Water Availability

Our Nation contains regions where agricultural producers contend with an overabundance of water and regions frequently challenged by water scarcity and drought. The 100th meridian is often touted as the dividing line between the wet eastern United States and the dry, water-limited west. While this geographic division serves well as a rule of thumb, it ignores critical factors such as rainfall timing, intensity, frequency and magnitude and resulting systemic impacts.  How these events impact water supply in relation to water demand dictates impacts both now and in the future.

Hydrologists often conceptualize water from a budget perspective with inputs (precipitation) and outputs (runoff, infiltration, deep percolation) over a specified land area and time-period. Projected changes in annual precipitation show a latitudinal dipole with increases for much of the northern U.S. and decreases in the drier areas of the southern U.S. These changes could exacerbate the water-related challenges already faced in these areas. For example, an increase in spring precipitation may reduce the number of workable field days, reduce crop yields and disrupt planting operations in wetter regions.

Continue to the full text of Water Resources in a Changing Climate or browse related content:

Farm worker, Ethan, brings the cows to the barn for afternoon feeding.

View Full Case Study:Clovercrest Farm: A Family Dairy in Charleston, Maine Table of Contents:A History of Clovercrest Farm »The Impacts of Climate Change on Clovercrest Farm »Adapting to the Changing Climate »Looking Ahead »Resources »      A History of Clovercrest Farm...

Clovercrest Farm: A Family Dairy in Charleston, Maine

The economic, social, and environmental costs of drought can be significant, and vulnerability to drought in arid and semi-arid regions will likely increase in the future with a warming climate. To promote stronger drought resilience on federal lands, the National Drought...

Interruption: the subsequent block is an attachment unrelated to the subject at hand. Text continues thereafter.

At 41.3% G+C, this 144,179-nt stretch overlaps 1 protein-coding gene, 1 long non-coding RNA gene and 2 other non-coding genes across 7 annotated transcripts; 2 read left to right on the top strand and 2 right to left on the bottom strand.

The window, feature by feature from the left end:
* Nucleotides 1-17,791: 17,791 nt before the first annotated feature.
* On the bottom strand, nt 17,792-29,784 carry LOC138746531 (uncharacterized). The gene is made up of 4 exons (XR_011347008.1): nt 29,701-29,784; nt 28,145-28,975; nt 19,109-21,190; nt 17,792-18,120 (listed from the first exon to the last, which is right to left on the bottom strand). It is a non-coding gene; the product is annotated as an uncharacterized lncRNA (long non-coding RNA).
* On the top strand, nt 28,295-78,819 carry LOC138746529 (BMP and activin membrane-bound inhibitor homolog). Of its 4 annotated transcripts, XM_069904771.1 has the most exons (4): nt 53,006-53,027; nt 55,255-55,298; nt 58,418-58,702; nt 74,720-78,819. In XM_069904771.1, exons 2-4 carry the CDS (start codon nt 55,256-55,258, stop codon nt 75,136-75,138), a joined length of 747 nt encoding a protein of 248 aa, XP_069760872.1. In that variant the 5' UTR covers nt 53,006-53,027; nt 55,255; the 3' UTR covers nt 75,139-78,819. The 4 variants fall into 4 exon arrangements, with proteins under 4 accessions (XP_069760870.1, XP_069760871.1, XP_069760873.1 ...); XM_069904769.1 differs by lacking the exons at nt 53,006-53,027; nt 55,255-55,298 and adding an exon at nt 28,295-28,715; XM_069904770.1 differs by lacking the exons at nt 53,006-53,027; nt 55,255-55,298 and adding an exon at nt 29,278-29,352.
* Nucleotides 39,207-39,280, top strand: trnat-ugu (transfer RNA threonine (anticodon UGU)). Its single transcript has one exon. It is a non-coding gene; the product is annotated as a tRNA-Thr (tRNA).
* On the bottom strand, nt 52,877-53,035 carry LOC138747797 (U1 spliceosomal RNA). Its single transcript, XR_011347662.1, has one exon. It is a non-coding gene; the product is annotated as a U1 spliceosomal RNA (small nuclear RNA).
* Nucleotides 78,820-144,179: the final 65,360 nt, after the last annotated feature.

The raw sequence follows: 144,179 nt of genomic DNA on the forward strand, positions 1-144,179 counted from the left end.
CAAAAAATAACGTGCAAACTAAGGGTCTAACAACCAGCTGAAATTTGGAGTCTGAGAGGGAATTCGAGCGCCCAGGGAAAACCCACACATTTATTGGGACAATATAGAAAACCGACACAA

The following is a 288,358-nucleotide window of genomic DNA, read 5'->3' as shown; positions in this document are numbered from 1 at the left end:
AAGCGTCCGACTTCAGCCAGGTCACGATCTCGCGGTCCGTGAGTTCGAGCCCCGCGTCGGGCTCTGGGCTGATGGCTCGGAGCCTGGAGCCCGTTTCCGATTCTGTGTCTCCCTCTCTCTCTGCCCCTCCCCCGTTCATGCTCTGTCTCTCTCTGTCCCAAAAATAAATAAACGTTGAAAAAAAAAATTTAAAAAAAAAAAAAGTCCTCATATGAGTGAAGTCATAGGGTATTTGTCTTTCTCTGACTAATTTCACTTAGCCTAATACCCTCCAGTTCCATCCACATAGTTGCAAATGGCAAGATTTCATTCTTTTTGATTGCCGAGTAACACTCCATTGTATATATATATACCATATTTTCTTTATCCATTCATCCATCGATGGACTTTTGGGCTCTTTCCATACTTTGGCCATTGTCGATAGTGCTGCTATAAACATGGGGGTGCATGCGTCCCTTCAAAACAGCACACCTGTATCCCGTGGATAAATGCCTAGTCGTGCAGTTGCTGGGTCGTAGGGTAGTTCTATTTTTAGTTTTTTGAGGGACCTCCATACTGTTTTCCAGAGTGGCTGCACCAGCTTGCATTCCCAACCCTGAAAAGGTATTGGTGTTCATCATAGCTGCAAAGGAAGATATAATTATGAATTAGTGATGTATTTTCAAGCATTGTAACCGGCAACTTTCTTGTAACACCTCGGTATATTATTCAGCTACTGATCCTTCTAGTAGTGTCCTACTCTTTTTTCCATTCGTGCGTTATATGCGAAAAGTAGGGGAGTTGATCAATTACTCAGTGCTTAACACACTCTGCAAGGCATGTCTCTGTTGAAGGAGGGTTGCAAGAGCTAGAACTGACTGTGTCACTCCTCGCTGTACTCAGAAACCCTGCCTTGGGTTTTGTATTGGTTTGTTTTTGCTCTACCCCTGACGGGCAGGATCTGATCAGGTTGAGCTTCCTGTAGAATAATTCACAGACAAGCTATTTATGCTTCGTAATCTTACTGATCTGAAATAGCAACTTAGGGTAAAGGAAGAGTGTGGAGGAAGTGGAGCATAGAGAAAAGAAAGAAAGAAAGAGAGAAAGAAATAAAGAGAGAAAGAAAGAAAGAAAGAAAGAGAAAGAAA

Responding to Ecological Drought in the Intermountain Region

The U.S. Forest Service and USDA Climate Hubs convened regional workshops in many of the nine Forest Service regions throughout 2017. The workshops helped develop a set of local strategies and tactics to reduce, mitigate, and, in some cases, recover from the effects of drought. ...

Dealing with Drought in Forests, Grasslands, and Rangelands

Cattle & Dairy Farming in the Tropics ADAPTA Climate Change Adaptation Project from the Caribbean Climate Hub Date: December 2015 | Runtime: 13:13 | Language: Spanish with English Subtitles The first video of the ADAPTA series presents Dr. Guillermo Ortiz of the...

ADAPTA | Climate Adaptation Project

A newly constructed stream simulation culvert on the George Washington National Forest.

Extreme Precipitation and Trends There is clear evidence that precipitation in the Northeast is more intense than it was in the past. The increase in the Northeast has been greater than any other region in the U.S. (Figure 1). Between 1901 and 2014, total annual precipitation...

Storms and Stream-Crossings

mdo-alert

Subscribe to the alert with your area of interest. The Southeast Regional Climate Hub (SERCH) monitors the monthly drought outlook dataset for changes at your area of interest. We send you a summary email notification of any changes.

SERCH LIGHTS Monthly Drought Outlook Email Alert

USDA Forest Service Climate Change Resource Center

The CCRC addresses the land manager's question "What can I do about climate change?" The CCRC provides information about climate change impacts on forests and other ecosystems, and approaches to adaptation and mitigation in forests and grasslands. The website...

USDA Forest Service Climate Change Resource Center

In conversation with Nelson Cecarelli, Owner of Cecarelli Farms on June 5th, 2017 Well before the installation of a RainWise MKIII weather station at Cecarelli Farms this past January, Nelson Cecarelli was itching to harness the power of his own on-farm data. The year prior,...

Cecarelli Farms Talks Data Driven Decision-Making

The U.S. Geological Survey has developed a new well design that may be cost-effective and resistant to the effects of drought. Originally for areas where arsenic can be a problem in ground water, the new shallow design could be a boon for small-scale farming too. The design is...

New USGS Shallow Well Design Resists Drought

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